Tuesday, April 7, 2009

Fiddlehead Cellars Pinot Noir

After tasting the Sauvignon Blancs, I also had the opportunity to taste three of their Pinot Noirs. Interestingly enough, Fiddlehead produces a number of bottlings from both their Santa Rita Hills estate vineyard, Fiddlestix, as well as fruit from specific custom-farmed blocks in Oregon’s Willamette Valley.

The Fiddlehead Oldsville Reserve 2006, while still the slightest bit hot, possessed an excellent balance between ripe dark cherries, flowers, licorice, and an earthier funkiness that was just intriguing. There was an addictive glycerin texture to the mid-palate, too, that will make it awfully difficult to lay a couple of bottles of this one down and not pillage them immediately. But some time in the cellar will definitely reward patience, and I expect that, once it sheds some of its youthful exuberance, this wine will evolve into one heck of a bottle of Willamette Pinot.

Heading south to California, the two wines produced from Fiddlehead’s estate vineyard were equally delicious yet in totally different ways. The Fiddlestix “Seven Twenty Eight” 2005 was, simply, darn good. It earthy nose led to a palate bursting with rich cherries, ripe berries, minerals, morels, violets and lavender. The combination of youthful power and dangerously easy gulpability was a result of both its beautifully integrated tannins and exquisitely balanced acidity in addition to the deep well of flavors it revealed with every sip. The finish—a long, graceful interplay of blackberries and black raspberries—was yet one more grace note in this stellar wine that should continue to evolve for another 3 – 7 years.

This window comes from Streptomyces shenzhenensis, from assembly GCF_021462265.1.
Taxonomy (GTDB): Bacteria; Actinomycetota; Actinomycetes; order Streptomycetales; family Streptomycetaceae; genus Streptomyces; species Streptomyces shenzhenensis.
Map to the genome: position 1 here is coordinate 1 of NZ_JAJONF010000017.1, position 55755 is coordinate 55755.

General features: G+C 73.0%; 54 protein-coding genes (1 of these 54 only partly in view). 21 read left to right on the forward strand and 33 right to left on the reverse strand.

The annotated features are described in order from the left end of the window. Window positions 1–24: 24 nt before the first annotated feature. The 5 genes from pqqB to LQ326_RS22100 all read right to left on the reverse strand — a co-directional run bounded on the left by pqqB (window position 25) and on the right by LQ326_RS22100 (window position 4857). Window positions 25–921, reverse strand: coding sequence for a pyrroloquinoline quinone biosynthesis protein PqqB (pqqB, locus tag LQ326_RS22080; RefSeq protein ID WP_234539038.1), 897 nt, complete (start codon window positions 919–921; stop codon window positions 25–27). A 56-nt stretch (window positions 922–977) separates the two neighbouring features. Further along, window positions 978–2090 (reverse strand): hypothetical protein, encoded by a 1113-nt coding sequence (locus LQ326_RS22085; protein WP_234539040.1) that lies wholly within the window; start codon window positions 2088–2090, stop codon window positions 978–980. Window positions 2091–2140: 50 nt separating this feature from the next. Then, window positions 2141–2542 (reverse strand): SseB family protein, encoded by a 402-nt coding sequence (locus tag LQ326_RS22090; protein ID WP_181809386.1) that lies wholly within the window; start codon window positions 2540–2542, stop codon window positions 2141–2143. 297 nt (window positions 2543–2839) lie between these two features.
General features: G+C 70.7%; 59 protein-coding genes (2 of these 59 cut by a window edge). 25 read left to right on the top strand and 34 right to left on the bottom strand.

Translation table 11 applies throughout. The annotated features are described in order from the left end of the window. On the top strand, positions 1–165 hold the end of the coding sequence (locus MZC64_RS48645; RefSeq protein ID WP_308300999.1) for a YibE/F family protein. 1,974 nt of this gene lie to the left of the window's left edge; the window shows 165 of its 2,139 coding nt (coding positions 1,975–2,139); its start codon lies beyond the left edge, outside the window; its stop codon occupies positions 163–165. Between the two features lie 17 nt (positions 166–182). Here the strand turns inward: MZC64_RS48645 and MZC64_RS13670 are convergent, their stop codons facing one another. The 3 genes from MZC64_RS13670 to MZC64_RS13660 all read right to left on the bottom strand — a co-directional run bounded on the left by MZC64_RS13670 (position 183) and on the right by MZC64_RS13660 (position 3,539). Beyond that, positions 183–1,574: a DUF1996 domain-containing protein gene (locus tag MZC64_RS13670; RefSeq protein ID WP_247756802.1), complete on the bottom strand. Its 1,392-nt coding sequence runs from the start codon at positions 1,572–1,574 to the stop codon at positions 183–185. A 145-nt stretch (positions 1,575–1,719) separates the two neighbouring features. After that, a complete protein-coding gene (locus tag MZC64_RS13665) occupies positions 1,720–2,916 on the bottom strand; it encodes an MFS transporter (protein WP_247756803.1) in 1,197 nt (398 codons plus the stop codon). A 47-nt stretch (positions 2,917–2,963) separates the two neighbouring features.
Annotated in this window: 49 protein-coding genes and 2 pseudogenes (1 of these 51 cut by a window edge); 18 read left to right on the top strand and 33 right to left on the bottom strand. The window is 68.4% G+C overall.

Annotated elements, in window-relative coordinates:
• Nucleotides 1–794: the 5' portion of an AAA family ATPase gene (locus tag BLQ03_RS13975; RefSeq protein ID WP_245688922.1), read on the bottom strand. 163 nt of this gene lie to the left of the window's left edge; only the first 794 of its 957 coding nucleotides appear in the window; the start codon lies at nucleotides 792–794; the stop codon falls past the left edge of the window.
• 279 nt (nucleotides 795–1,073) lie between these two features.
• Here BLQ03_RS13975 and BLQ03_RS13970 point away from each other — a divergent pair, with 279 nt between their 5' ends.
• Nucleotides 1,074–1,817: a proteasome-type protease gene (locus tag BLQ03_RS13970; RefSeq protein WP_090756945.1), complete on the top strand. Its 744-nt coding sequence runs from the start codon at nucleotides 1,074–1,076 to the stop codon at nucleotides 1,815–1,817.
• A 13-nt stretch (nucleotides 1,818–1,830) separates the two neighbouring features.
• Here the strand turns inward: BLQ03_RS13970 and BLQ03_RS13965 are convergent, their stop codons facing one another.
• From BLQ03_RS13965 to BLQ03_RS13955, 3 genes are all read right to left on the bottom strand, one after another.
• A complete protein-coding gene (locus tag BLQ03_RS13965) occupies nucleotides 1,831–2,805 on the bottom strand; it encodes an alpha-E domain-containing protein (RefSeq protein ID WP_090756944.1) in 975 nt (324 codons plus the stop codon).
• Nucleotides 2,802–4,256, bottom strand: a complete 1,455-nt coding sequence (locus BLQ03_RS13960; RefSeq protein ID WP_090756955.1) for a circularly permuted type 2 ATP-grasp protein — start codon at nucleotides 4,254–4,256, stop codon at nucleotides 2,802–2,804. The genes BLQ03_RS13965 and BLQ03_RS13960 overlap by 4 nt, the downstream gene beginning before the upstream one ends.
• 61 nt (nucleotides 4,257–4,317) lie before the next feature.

The barrel selection for the Fiddlestix “Lollapalooza” 2005, on the other hand—only 180 cases were produced, as opposed to 2,200 of the “Seven Twenty Eight”—resulted in a wine that was more elegant but just as deeply flavored. Pretty aromas of flowers and lavender wafted up from the glass, and well-concentrated dark berries left their imprint on the palate. This is a young wine that still needs time to absorb its oak and come into its own. Once it gets there, though, I expect it to be a standout—a rich, perfumed, ever-so-subtly spicy testament to the potential of this great vineyard. It’s fantastic now, but a couple of years should really give it a chance to shine even more brightly.


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